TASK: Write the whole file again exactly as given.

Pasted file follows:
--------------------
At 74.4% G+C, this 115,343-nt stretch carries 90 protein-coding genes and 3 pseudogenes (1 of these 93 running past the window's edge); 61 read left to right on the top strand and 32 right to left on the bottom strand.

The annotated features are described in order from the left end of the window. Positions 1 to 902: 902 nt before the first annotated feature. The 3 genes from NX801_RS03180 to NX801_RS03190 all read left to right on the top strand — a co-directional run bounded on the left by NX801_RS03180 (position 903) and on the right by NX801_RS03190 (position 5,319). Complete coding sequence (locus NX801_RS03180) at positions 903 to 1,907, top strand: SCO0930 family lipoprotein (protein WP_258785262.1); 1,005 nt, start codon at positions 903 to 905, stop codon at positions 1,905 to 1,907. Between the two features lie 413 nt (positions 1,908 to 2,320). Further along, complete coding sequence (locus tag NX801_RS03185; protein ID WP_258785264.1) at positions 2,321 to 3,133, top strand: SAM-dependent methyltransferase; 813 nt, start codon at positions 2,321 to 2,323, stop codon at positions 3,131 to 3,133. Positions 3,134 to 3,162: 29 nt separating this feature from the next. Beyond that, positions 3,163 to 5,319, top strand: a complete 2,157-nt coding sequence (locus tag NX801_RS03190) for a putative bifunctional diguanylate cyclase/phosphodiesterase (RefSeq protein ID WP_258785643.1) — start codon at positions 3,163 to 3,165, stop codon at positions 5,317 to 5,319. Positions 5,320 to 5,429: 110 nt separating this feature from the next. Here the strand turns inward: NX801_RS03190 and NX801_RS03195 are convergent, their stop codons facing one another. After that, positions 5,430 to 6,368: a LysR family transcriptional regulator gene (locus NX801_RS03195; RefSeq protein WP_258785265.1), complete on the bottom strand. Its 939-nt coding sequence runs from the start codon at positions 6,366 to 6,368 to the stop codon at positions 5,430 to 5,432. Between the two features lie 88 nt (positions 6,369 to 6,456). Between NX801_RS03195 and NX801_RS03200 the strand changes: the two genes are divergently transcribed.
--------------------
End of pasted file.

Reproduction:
At 74.4% G+C, this 115,343-nt stretch carries 90 protein-coding genes and 3 pseudogenes (1 of these 93 running past the window's edge); 61 read left to right on the top strand and 32 right to left on the bottom strand.

The annotated features are described in order from the left end of the window. Positions 1 to 902: 902 nt before the first annotated feature. The 3 genes from NX801_RS03180 to NX801_RS03190 all read left to right on the top strand — a co-directional run bounded on the left by NX801_RS03180 (position 903) and on the right by NX801_RS03190 (position 5,319). Complete coding sequence (locus NX801_RS03180) at positions 903 to 1,907, top strand: SCO0930 family lipoprotein (protein WP_258785262.1); 1,005 nt, start codon at positions 903 to 905, stop codon at positions 1,905 to 1,907. Between the two features lie 413 nt (positions 1,908 to 2,320). Further along, complete coding sequence (locus tag NX801_RS03185; protein ID WP_258785264.1) at positions 2,321 to 3,133, top strand: SAM-dependent methyltransferase; 813 nt, start codon at positions 2,321 to 2,323, stop codon at positions 3,131 to 3,133. Positions 3,134 to 3,162: 29 nt separating this feature from the next. Beyond that, positions 3,163 to 5,319, top strand: a complete 2,157-nt coding sequence (locus tag NX801_RS03190) for a putative bifunctional diguanylate cyclase/phosphodiesterase (RefSeq protein ID WP_258785643.1) — start codon at positions 3,163 to 3,165, stop codon at positions 5,317 to 5,319. Positions 5,320 to 5,429: 110 nt separating this feature from the next. Here the strand turns inward: NX801_RS03190 and NX801_RS03195 are convergent, their stop codons facing one another. After that, positions 5,430 to 6,368: a LysR family transcriptional regulator gene (locus NX801_RS03195; RefSeq protein WP_258785265.1), complete on the bottom strand. Its 939-nt coding sequence runs from the start codon at positions 6,366 to 6,368 to the stop codon at positions 5,430 to 5,432. Between the two features lie 88 nt (positions 6,369 to 6,456). Between NX801_RS03195 and NX801_RS03200 the strand changes: the two genes are divergently transcribed.